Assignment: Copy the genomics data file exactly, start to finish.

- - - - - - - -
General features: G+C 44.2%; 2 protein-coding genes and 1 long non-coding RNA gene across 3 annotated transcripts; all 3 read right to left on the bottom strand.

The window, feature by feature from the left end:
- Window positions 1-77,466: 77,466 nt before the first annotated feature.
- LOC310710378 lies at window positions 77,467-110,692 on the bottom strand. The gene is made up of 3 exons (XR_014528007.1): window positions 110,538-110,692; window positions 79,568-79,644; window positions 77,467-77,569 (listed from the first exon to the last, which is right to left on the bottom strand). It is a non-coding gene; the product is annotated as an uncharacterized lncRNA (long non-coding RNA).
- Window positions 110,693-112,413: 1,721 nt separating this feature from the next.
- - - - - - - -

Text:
General features: G+C 44.2%; 2 protein-coding genes and 1 long non-coding RNA gene across 3 annotated transcripts; all 3 read right to left on the bottom strand.

The window, feature by feature from the left end:
- Window positions 1-77,466: 77,466 nt before the first annotated feature.
- LOC310710378 lies at window positions 77,467-110,692 on the bottom strand. The gene is made up of 3 exons (XR_014528007.1): window positions 110,538-110,692; window positions 79,568-79,644; window positions 77,467-77,569 (listed from the first exon to the last, which is right to left on the bottom strand). It is a non-coding gene; the product is annotated as an uncharacterized lncRNA (long non-coding RNA).
- Window positions 110,693-112,413: 1,721 nt separating this feature from the next.